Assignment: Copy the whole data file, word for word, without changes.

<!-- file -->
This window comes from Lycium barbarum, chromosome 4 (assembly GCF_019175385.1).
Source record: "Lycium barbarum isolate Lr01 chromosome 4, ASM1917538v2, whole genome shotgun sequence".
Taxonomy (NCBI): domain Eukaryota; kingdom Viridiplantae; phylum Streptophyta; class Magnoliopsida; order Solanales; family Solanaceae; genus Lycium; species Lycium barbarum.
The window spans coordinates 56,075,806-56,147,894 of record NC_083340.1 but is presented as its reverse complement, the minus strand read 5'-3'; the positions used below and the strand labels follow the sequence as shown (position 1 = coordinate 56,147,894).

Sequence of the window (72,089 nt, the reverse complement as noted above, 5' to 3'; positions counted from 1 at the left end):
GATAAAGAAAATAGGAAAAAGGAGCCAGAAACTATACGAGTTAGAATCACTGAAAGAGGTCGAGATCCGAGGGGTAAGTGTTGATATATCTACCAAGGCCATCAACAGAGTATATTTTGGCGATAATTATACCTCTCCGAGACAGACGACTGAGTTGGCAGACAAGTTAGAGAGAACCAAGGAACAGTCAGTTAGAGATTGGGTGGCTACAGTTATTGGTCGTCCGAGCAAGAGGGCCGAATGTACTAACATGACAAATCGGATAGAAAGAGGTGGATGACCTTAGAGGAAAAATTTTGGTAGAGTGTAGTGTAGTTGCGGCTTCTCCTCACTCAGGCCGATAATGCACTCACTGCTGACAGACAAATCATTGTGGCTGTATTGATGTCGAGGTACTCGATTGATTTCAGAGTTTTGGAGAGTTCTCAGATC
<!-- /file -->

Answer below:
This window comes from Lycium barbarum, chromosome 4 (assembly GCF_019175385.1).
Source record: "Lycium barbarum isolate Lr01 chromosome 4, ASM1917538v2, whole genome shotgun sequence".
Taxonomy (NCBI): domain Eukaryota; kingdom Viridiplantae; phylum Streptophyta; class Magnoliopsida; order Solanales; family Solanaceae; genus Lycium; species Lycium barbarum.
The window spans coordinates 56,075,806-56,147,894 of record NC_083340.1 but is presented as its reverse complement, the minus strand read 5'-3'; the positions used below and the strand labels follow the sequence as shown (position 1 = coordinate 56,147,894).

Sequence of the window (72,089 nt, the reverse complement as noted above, 5' to 3'; positions counted from 1 at the left end):
GATAAAGAAAATAGGAAAAAGGAGCCAGAAACTATACGAGTTAGAATCACTGAAAGAGGTCGAGATCCGAGGGGTAAGTGTTGATATATCTACCAAGGCCATCAACAGAGTATATTTTGGCGATAATTATACCTCTCCGAGACAGACGACTGAGTTGGCAGACAAGTTAGAGAGAACCAAGGAACAGTCAGTTAGAGATTGGGTGGCTACAGTTATTGGTCGTCCGAGCAAGAGGGCCGAATGTACTAACATGACAAATCGGATAGAAAGAGGTGGATGACCTTAGAGGAAAAATTTTGGTAGAGTGTAGTGTAGTTGCGGCTTCTCCTCACTCAGGCCGATAATGCACTCACTGCTGACAGACAAATCATTGTGGCTGTATTGATGTCGAGGTACTCGATTGATTTCAGAGTTTTGGAGAGTTCTCAGATC